Mad scientists: Chemistry teachers demonstrate Halloween-themed experiments [photo gallery]

Mr. Jeff Christopherson and Mr. Mike Roller demonstrated Halloween-themed experiments for their chemistry classes on Friday, Oct. 29, scaling the annual event back from previous years.

In his 5th-hour Honors Chemistry class, Christopherson exploded jack-o’-lanterns, lit students’ hands on fire, and popped 2-liter bottles decorated like Frankenstein’s monster.

Historically, the chemistry teachers combine classes to conduct the experiments and allow other students and staff members to observe the event. This year, the traditional Halloween festivities were performed just for the two teachers’ students.

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  • Students made slime by mixing polyvinyl alcohol and Borax laundry soap, creating cross-linked polymer chains.

  • Christopherson exploded pre-carved pumpkins filled with hydrogen peroxide, calcium carbide, water, and acetylene gas by igniting the mixture with a high-voltage charge from piezo-electric starter.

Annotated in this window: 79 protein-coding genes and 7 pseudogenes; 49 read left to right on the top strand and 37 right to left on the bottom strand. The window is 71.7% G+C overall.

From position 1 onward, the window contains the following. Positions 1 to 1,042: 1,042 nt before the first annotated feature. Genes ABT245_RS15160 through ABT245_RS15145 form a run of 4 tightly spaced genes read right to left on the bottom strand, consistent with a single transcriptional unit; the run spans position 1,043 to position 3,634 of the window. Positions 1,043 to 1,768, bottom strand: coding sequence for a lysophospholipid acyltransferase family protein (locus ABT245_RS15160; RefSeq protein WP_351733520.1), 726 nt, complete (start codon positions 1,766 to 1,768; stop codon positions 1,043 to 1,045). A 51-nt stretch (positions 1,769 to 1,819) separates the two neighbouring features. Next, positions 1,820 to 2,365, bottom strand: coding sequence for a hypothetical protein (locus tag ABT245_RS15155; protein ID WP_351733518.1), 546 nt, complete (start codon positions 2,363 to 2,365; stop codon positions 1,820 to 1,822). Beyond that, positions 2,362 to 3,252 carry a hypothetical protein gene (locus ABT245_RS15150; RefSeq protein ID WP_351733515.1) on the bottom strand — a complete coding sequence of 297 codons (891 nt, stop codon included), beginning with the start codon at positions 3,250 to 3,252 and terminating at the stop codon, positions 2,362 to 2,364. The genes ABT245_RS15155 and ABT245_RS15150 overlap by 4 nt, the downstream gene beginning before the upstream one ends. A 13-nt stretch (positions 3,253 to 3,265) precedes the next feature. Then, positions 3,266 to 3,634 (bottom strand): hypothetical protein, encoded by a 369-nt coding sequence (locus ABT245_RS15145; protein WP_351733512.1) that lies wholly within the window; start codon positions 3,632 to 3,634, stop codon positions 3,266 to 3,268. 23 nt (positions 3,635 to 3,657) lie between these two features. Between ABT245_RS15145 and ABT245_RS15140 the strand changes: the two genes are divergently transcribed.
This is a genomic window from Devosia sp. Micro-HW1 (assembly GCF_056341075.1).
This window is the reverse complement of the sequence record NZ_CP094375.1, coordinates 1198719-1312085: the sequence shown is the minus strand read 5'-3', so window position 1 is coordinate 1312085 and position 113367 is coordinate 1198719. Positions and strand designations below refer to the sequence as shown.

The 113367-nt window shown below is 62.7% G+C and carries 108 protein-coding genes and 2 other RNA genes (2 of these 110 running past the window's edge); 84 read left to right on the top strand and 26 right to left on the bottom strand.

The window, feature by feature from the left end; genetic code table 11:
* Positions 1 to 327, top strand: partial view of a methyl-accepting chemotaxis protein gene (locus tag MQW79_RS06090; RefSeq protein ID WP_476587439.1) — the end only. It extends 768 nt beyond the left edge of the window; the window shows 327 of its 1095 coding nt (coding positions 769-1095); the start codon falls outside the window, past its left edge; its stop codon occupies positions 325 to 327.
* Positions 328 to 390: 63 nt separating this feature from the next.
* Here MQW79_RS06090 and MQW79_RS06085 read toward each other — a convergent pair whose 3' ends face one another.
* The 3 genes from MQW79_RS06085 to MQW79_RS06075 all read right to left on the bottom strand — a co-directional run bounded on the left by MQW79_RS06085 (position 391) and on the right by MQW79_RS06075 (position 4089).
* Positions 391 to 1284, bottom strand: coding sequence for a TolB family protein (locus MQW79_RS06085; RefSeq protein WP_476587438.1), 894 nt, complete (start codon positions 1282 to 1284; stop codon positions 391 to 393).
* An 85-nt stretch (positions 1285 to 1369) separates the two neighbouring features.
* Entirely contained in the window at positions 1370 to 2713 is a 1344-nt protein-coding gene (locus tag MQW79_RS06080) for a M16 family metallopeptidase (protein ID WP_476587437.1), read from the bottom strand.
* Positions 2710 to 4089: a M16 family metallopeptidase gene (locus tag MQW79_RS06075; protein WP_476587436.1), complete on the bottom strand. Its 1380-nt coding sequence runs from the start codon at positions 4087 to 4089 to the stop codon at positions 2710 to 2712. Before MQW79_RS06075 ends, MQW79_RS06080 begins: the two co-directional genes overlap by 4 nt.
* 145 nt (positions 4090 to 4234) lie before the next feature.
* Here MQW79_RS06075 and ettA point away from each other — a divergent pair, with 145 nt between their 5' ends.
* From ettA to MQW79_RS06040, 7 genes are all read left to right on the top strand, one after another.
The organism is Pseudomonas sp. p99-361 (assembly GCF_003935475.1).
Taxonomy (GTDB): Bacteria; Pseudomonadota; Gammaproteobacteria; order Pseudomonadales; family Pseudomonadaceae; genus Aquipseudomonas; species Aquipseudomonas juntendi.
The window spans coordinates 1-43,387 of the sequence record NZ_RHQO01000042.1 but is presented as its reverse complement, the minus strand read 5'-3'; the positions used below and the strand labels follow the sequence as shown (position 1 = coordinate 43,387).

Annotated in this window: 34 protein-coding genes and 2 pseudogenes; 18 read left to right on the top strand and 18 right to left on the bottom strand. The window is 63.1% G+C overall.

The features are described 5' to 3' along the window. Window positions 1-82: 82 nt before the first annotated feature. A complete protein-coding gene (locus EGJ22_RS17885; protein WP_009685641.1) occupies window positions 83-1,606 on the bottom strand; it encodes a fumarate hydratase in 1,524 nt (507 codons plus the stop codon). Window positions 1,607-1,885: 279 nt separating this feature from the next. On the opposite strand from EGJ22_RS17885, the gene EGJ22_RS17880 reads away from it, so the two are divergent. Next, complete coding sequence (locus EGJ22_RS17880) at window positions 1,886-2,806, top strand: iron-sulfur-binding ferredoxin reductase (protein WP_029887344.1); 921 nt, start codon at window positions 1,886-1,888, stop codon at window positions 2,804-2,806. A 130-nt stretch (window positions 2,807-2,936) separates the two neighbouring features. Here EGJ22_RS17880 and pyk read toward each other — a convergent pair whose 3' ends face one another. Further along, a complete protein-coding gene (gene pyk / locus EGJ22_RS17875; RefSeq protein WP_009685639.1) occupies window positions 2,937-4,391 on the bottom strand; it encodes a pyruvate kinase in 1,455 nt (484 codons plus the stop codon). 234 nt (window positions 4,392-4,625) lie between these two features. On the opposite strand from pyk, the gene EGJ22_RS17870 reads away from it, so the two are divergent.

• The hydrogen peroxide in the pumpkin’s “guts” reacted with “pumpkin flesh’s” peroxidase — creating oxygen gas. Water and solid calcium carbide placed inside the pumpkin created acetylene gas. The gasses were ignited through a hole in the back of the pumpkin, causing the carved face of the pumpkin to explode outwards.

  • Calcium carbide and a small volume of water were mixed inside a “Frankenstein Bottle.” The class waited 45 seconds for the carbide to generate acetylene gas before Christopherson ignited the gas with a spark from a Tesla coil. The spark caused an explosion that shot a rubber stopper off the bottle into a ceiling tile above.

  • If the class waited too long for the acetylene gas to generate, there would be too much fuel, and the demonstration would result in a “smokey mess without an explosion,” Christopherson said. “We must create the correct stoichiometric ratio of fuel to oxygen.”

  • Students’ hands were lit on fire after dipping their hands into a mixture of methane, water, concentrated Dawn detergent, and glycerin.

  • Methane gas was trapped in the bubbles produced by the water, detergent, and glycerin. The glycerin added to the soapy solution made the bubbles more durable.

  • Students wet their arms and hands with copious amounts of water to absorb the heat created when the methane gas was lit, protecting them from burns.